Sunday November 13, 2016
The spiritual impulse in art from van Gogh to Monet
more stories from this episode
Rampant materialism? Check.
Urbanization bringing more chaos into the world? Yep.
People becoming disillusioned with traditional religion? You bet.
They could be today's headlines, but we're talking about the years between 1880 and 1930.
It was a time of massive change and people felt unsettled. So, the great artists of the day did what creative minds do when they feel a kind of malaise: they looked for a way see beyond it.
Katharine Lochnan is the curator of the exhibit. She worked with a team of historians, religious scholars, scientists and a Jungian psychoanalyst to create this thesis.
Included in the exhibition are works by Vincent van Gogh and Claude Monet, Canadian artists Emily Carr and Lawren S. Harris, as well as relative unknowns Charles-Marie Dulac and Eugène Jannson.
Until now, many of these paintings had only ever been seen through a secular lens. Lochnan says we were missing an important part of the picture.
"It's a wonderful way of bringing theology together with art history. And looking at art in a way that gives these artists back their spiritual voices. Because art history has secularized this period to the extent that, while little tiny bits of information are available about some of these artists, nobody has wanted to look at the spiritual in modern art except in abstraction. So it's made me feel as if I've been able to contribute a little bit to a resolution of that secularization of art history itself." - Katharine Lochnan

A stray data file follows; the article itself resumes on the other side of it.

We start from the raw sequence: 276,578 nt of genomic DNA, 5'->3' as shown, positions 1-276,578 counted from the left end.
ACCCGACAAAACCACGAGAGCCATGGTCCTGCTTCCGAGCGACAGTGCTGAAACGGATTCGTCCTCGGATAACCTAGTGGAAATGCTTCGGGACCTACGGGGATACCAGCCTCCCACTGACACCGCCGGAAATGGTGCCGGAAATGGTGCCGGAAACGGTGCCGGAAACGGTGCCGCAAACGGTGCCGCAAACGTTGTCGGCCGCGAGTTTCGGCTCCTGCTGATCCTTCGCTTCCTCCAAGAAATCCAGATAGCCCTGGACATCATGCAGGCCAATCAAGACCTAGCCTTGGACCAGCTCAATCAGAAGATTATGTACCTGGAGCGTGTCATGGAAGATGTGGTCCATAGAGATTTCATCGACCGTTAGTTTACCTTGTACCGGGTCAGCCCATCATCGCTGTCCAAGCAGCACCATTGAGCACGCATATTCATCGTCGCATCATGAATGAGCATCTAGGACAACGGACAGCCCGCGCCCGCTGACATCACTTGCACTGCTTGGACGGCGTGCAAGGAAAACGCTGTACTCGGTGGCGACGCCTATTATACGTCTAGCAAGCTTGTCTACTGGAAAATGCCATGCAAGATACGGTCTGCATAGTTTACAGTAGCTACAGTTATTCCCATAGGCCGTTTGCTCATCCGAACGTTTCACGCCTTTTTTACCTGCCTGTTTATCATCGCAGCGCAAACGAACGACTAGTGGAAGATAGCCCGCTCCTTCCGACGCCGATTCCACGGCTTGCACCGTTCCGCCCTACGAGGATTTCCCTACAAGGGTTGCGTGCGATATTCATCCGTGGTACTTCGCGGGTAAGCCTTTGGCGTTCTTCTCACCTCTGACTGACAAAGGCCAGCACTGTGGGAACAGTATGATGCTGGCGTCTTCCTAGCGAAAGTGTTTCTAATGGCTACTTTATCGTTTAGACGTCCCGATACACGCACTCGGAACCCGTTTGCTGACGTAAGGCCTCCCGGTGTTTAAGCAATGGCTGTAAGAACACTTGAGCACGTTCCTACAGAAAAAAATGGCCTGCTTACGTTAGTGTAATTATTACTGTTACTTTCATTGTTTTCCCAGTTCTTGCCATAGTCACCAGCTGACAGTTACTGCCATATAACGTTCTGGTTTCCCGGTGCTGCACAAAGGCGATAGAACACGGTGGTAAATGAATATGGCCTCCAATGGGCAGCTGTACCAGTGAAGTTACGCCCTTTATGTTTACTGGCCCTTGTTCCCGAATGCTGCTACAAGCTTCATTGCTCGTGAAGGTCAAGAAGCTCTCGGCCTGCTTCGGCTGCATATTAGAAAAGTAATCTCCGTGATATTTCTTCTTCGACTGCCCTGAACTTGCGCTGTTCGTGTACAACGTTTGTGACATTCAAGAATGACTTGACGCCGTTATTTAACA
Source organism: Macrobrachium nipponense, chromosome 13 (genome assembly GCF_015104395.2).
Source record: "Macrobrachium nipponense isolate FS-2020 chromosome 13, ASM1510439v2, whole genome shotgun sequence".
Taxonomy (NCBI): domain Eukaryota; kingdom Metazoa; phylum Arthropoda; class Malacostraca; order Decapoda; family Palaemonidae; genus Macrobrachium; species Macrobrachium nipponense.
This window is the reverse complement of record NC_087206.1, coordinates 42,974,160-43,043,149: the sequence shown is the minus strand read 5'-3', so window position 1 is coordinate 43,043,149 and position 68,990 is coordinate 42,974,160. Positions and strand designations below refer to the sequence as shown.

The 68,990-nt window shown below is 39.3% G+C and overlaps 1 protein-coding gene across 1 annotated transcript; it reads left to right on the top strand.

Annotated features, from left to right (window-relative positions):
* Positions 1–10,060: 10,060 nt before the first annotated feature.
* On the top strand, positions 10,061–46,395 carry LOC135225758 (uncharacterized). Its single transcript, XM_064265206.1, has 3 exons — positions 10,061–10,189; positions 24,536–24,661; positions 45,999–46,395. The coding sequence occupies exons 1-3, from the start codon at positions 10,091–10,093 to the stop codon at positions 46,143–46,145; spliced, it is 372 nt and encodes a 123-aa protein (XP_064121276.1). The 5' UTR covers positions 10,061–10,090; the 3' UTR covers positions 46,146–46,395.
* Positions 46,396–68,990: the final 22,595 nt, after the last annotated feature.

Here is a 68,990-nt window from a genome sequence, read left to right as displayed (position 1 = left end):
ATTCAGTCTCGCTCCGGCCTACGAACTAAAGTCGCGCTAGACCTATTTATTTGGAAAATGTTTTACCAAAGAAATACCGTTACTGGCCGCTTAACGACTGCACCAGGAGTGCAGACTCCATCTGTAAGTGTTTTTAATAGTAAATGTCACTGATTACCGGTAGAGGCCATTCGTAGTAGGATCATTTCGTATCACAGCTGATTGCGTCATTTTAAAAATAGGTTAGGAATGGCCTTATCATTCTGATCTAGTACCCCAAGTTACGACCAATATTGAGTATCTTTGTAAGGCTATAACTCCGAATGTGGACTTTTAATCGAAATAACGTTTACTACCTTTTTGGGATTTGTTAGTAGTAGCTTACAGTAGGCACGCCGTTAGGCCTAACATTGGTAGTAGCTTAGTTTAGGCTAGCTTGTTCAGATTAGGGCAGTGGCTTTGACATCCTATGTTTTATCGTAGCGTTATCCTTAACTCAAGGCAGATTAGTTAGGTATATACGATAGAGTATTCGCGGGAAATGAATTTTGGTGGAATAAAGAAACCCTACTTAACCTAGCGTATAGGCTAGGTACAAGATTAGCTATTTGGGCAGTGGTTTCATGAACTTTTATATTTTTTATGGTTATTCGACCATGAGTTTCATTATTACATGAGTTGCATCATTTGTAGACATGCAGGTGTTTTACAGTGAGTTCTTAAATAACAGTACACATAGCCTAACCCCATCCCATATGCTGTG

Win a copy of the Mystical Landscapes companion book
We're giving away a hardcover book about the Mystical Landscapes exhibit. It's full of essays about the connection between the mystical and the artist, complete with glossy photos of all the works of art we discuss and many more.
If you'd like to be entered in the random draw, email us and put the word "Mystical" in the subject line. email@example.com
Read the CBC's contest rules here.
Click LISTEN to hear Katharine Lochnan's full conversation with Mary Hynes. Plus, follow along with the slideshow at the top of this page to see some of the artwork discussed in the interview.